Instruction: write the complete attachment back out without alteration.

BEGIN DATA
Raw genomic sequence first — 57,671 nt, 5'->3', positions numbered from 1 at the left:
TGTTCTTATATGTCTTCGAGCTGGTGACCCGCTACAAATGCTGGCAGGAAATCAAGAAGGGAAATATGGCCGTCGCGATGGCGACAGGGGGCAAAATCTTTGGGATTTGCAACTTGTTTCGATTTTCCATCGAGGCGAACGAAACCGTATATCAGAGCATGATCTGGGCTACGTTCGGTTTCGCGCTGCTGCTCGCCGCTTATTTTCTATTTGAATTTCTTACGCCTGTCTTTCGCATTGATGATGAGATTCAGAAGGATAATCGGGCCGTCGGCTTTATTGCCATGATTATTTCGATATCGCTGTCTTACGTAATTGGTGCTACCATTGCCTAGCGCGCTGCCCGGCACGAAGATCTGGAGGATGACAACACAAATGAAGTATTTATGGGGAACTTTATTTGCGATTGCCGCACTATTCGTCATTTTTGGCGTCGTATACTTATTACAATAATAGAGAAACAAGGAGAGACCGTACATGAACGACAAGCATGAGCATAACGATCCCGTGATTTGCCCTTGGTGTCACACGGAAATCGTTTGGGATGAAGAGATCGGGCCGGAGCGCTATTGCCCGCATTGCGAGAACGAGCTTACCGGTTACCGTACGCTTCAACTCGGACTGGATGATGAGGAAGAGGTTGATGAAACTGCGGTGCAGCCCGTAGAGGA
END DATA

Raw genomic sequence first — 57,671 nt, 5'->3', positions numbered from 1 at the left:
TGTTCTTATATGTCTTCGAGCTGGTGACCCGCTACAAATGCTGGCAGGAAATCAAGAAGGGAAATATGGCCGTCGCGATGGCGACAGGGGGCAAAATCTTTGGGATTTGCAACTTGTTTCGATTTTCCATCGAGGCGAACGAAACCGTATATCAGAGCATGATCTGGGCTACGTTCGGTTTCGCGCTGCTGCTCGCCGCTTATTTTCTATTTGAATTTCTTACGCCTGTCTTTCGCATTGATGATGAGATTCAGAAGGATAATCGGGCCGTCGGCTTTATTGCCATGATTATTTCGATATCGCTGTCTTACGTAATTGGTGCTACCATTGCCTAGCGCGCTGCCCGGCACGAAGATCTGGAGGATGACAACACAAATGAAGTATTTATGGGGAACTTTATTTGCGATTGCCGCACTATTCGTCATTTTTGGCGTCGTATACTTATTACAATAATAGAGAAACAAGGAGAGACCGTACATGAACGACAAGCATGAGCATAACGATCCCGTGATTTGCCCTTGGTGTCACACGGAAATCGTTTGGGATGAAGAGATCGGGCCGGAGCGCTATTGCCCGCATTGCGAGAACGAGCTTACCGGTTACCGTACGCTTCAACTCGGACTGGATGATGAGGAAGAGGTTGATGAAACTGCGGTGCAGCCCGTAGAGGA